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Big role for Ospreys in flying supplies to quake-stricken S. Japan

A man clears roof-tiles dislodged by an earthquake near Kumamoto, Japan on Tuesday. The region was hit by a 6.5 magnitude quake on April 14, then with a 7.3 quake less than 24 hours later.

SETH ROBSON/STARS AND STRIPES

By SETH ROBSON AND HANA KUSUMOTO | STARS AND STRIPES Published: April 19, 2016

KUMAMOTO, Japan — Maj. Jack Beene hasn’t slept much in the past couple of days.

As the first U.S. troop on the ground at Kumamoto Airport since a series of earthquakes shook the region, Beene — a C-130 pilot and Japanese linguist — was charged with making sure the local airport could handle U.S. aircraft bringing in needed supplies for the disaster victims.

At the city airport, U.S. C-130 Hercules transport planes and MV-22 Osprey tilt-rotor aircraft have been helping Japan Ground Self-Defense Force soldiers from the nearby Camp Takayubaru move supplies and equipment in recent days.

“There’s some damage to the airport,” Beene said during a break outside the hangar where Japanese troops were coordinating military flights into and out of Kumamoto.

But a repair team has been fixing cracks in the tarmac at night and, by Tuesday, the airport was once again open to civilian aircraft, he said.

The quake death toll rose to 45 Tuesday afternoon after the discovery of a body in southwest Japan. The Kumamoto Prefectural government estimated 183,882 residents were in emergency shelters as of Sunday night, with many others sleeping outside or in vehicles.

Monday, the first U.S. C-130 flights, out of Yokota Air Base in western Tokyo, delivered several Japanese military vehicles to Kumamoto, while two Ospreys, flying out of Marine Corps Air Station Iwakuni, ferried supplies, including blankets, toiletries, food and water, to a nearby stadium.

“Humanitarian assistance is one of the core missions of the C-130,” said Capt. Travis Wilkes of Yokota’s 374th Airlift Wing soon after landing at Kumamoto. He had flown in on a Hercules laden with two four-wheel-drive Mitsubishi trucks for the Japanese troops.

The Ospreys were due to deliver more relief supplies on Kyushu on Wednesday, U.S. officials said.

“The Ospreys executed a long-range mission and were able quickly deliver supplies … demonstrating [the] ability to land in remote locations on unprepared surfaces and deliver badly needed aid,” 31st Marine Expeditionary Unit commander Col. Romin Dasmalchi said in the statement.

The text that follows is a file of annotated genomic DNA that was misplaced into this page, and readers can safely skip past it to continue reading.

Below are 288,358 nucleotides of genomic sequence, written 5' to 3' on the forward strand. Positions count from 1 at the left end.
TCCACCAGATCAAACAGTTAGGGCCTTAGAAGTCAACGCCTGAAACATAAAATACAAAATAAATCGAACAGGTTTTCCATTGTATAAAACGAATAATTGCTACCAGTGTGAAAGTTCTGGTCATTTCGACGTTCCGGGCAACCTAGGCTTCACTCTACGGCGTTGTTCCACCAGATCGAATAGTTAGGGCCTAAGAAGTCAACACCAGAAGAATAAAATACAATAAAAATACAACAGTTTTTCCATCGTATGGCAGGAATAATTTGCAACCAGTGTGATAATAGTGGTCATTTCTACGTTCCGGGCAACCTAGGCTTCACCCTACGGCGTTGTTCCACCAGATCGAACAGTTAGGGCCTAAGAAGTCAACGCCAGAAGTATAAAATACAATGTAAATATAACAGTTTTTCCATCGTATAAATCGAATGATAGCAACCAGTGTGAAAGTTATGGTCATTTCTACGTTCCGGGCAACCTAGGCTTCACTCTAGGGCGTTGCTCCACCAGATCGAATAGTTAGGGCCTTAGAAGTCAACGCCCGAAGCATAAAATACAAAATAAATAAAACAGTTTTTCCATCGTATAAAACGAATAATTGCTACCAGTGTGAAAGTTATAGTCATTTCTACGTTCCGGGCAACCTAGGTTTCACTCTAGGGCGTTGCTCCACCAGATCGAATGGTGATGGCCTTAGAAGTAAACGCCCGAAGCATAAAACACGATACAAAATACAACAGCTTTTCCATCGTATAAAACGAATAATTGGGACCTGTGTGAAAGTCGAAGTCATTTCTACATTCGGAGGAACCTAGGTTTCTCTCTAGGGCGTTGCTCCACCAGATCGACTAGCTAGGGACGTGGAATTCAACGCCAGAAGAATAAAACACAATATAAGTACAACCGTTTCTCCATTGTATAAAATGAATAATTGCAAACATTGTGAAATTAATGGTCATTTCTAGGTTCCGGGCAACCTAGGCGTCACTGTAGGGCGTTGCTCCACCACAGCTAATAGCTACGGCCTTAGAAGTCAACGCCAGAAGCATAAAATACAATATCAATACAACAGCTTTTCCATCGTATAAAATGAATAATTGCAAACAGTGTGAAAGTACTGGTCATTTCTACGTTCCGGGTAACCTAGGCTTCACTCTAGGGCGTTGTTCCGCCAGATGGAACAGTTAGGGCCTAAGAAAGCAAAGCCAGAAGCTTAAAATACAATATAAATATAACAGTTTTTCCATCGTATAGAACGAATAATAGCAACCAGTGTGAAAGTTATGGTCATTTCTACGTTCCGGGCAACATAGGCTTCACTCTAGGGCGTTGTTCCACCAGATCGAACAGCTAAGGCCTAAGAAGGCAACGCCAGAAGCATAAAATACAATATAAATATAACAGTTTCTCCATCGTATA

Meanwhile, the Navy has sent nine sailors from the USS Bonhomme Richard to the Japanese helicopter destroyer JS Hyuga to help land Ospreys aboard the flat-top ship, Task Force 76 spokesman Lt. David Levy said.

While the supplies are flowing into and out of the airport, residents of nearby Mashiki have started to clear up damage despite regular aftershocks that rattle their homes.

The temblors, including a magnitude-7 shock Saturday, sent mud barreling down nearby hillsides, ripping thick clusters of bamboo from the ground. Some homes collapsed, although most appeared to have survived, with roof-damage evident from blue tarps hastily draped by their owners. Just getting to parts of the town is now a challenge because of debris and damage to bridges and road surfaces. In parts of Mashiki, the jolt lifted the pavement by 2 feet.

Takumi Hamasaki, 14, was picking up roof tiles from his front yard with his father on Tuesday.

The damage to his house is severe, but not as bad as what happened to the house across the street, which has collapsed to the point where it’s possible to touch the top of the roof while standing on the ground.

Hamasaki said he was at home with his father when the earthquake hit. The shake was so severe that the house sank several inches.

“Dishes fell out and it was in a mess,” he said.
But the damage was even greater at his grandfather’s house in another part of town, Hamasaki said.

The home survived the first quake, but an aftershock caused its walls to crumble and stone walls to fall. The house didn’t collapse, but roof tiles have detached, and the collapsed walls have exposed the building’s internal beams, he said.

“I heard that one-third of the houses in Mashiki town collapsed. It’s in abject misery,” he said.

Hamasaki said he was grateful that none of his loved ones were hurt, but the family is still struggling. The damage to their homes has forced them to sleep in their car, he said.

Electricity has been restored to their part of town, but there is still no running water.

The family is surviving on emergency supplies of water, canned food and instant noodles for now.

The most urgent need for Mashiki residents is drinking water.

“The water out of the faucet is dirty, so I want water I can easily drink,” Hamasaki said.

Meanwhile, Beene, who was sporting a three-day growth on his chin, was preparing to wrap up his part of the mission and board a flight out of Kumamoto.

“I haven’t enjoyed not taking a shower for several days, but my suffering is very small compared to the people who have lost their homes,” he said.

Many of the Japanese soldiers now at the airport live nearby. Some have lost their homes and been forced to move their families to Camp Takayubaru. Children’s shouts and laughter echoed around the hangar where the Marines were working.

Beene can empathize with the Japanese troops. He was deployed to Afghanistan out of Yokota in March 2011 when the last major earthquake struck Japan. At the time, he had some nervous Skype conversations with his family about the disaster, he said.

James Kimber and Erik Slavin contributed to this report.

robson.seth@stripes.com
Twitter: @SethRobson1

Two earthquakes that struck within 24 hours caused landslides near Kumamoto, Japan.
SETH ROBSON/STARS AND STRIPES

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